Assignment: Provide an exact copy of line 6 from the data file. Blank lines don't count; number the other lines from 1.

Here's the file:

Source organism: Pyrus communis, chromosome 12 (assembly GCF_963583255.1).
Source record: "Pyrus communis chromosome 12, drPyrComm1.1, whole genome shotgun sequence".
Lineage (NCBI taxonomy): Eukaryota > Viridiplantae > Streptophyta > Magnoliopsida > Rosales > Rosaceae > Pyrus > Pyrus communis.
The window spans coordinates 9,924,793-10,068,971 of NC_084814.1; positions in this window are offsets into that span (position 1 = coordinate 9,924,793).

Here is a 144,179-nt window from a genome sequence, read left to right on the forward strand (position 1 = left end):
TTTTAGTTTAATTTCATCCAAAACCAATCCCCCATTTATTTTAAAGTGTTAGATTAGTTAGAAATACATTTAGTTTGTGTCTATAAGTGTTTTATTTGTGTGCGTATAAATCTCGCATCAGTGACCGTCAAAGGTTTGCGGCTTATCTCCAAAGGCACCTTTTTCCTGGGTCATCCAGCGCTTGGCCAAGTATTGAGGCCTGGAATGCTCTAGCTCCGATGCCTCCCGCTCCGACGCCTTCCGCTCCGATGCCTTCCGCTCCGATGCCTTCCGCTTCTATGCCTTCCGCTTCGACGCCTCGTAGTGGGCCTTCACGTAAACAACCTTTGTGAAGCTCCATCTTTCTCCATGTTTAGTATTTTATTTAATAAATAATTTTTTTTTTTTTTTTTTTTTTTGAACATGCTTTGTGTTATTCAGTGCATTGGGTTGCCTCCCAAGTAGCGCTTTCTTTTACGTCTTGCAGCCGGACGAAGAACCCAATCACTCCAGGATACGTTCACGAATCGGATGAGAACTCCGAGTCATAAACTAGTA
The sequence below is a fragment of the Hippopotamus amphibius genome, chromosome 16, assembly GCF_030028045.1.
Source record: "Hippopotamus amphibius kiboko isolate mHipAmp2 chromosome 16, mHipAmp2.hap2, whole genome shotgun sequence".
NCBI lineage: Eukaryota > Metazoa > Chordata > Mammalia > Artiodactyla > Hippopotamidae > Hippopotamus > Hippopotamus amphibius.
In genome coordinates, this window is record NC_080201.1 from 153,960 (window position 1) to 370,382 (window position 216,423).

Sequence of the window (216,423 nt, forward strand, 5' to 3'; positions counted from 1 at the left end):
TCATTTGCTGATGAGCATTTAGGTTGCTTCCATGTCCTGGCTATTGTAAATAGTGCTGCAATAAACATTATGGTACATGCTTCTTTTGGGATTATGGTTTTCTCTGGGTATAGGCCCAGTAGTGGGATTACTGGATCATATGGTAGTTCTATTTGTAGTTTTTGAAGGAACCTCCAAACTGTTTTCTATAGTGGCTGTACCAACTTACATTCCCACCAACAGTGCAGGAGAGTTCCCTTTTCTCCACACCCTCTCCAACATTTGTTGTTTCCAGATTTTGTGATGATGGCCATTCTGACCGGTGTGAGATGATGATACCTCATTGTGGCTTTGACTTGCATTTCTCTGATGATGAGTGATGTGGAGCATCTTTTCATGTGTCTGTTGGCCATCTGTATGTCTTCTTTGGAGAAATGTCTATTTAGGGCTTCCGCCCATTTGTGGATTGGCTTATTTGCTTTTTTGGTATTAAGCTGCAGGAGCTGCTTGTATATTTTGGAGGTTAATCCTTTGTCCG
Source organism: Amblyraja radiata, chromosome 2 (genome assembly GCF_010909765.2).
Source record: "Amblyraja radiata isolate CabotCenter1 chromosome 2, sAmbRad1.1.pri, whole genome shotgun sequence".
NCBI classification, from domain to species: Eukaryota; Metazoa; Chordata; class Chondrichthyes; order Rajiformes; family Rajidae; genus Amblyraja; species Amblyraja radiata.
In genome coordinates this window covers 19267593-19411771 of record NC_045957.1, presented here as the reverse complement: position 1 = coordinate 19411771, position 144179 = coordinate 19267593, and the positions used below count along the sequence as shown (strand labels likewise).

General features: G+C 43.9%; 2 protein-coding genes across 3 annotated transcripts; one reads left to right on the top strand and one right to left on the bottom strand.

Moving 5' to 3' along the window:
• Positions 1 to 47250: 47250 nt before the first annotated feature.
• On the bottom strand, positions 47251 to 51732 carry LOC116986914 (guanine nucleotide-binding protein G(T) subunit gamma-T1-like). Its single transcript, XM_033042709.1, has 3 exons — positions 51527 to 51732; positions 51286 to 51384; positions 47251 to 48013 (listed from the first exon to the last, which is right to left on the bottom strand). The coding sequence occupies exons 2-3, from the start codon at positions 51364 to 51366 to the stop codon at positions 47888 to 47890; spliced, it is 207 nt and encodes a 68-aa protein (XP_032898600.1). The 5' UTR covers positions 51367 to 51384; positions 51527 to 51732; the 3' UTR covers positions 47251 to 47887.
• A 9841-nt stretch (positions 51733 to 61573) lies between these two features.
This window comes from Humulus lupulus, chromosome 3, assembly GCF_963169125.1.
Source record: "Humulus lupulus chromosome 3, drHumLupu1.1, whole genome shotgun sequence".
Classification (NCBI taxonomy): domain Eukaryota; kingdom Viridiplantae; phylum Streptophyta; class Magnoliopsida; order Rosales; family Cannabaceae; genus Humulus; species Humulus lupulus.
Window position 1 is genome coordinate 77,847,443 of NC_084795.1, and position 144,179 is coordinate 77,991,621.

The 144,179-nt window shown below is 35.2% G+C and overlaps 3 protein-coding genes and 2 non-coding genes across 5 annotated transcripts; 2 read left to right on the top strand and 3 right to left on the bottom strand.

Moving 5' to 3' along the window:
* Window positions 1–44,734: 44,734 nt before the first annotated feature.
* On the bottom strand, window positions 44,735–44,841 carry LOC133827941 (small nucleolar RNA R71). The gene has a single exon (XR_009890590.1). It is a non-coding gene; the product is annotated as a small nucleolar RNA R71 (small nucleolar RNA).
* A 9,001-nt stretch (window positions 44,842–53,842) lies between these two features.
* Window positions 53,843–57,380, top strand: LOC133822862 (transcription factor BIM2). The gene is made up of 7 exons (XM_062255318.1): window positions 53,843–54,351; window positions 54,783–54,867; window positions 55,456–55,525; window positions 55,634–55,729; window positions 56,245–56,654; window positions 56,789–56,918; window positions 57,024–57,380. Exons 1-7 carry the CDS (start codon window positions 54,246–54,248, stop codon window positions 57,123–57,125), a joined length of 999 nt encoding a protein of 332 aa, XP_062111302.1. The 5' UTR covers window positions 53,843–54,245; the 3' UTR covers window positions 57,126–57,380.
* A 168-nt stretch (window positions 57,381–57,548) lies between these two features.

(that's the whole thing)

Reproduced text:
TTTTAGTTTAATTTCATCCAAAACCAATCCCCCATTTATTTTAAAGTGTTAGATTAGTTAGAAATACATTTAGTTTGTGTCTATAAGTGTTTTATTTGTGTGCGTATAAATCTCGCATCAGTGACCGTCAAAGGTTTGCGGCTTATCTCCAAAGGCACCTTTTTCCTGGGTCATCCAGCGCTTGGCCAAGTATTGAGGCCTGGAATGCTCTAGCTCCGATGCCTCCCGCTCCGACGCCTTCCGCTCCGATGCCTTCCGCTCCGATGCCTTCCGCTTCTATGCCTTCCGCTTCGACGCCTCGTAGTGGGCCTTCACGTAAACAACCTTTGTGAAGCTCCATCTTTCTCCATGTTTAGTATTTTATTTAATAAATAATTTTTTTTTTTTTTTTTTTTTTTGAACATGCTTTGTGTTATTCAGTGCATTGGGTTGCCTCCCAAGTAGCGCTTTCTTTTACGTCTTGCAGCCGGACGAAGAACCCAATCACTCCAGGATACGTTCACGAATCGGATGAGAACTCCGAGTCATAAACTAGTA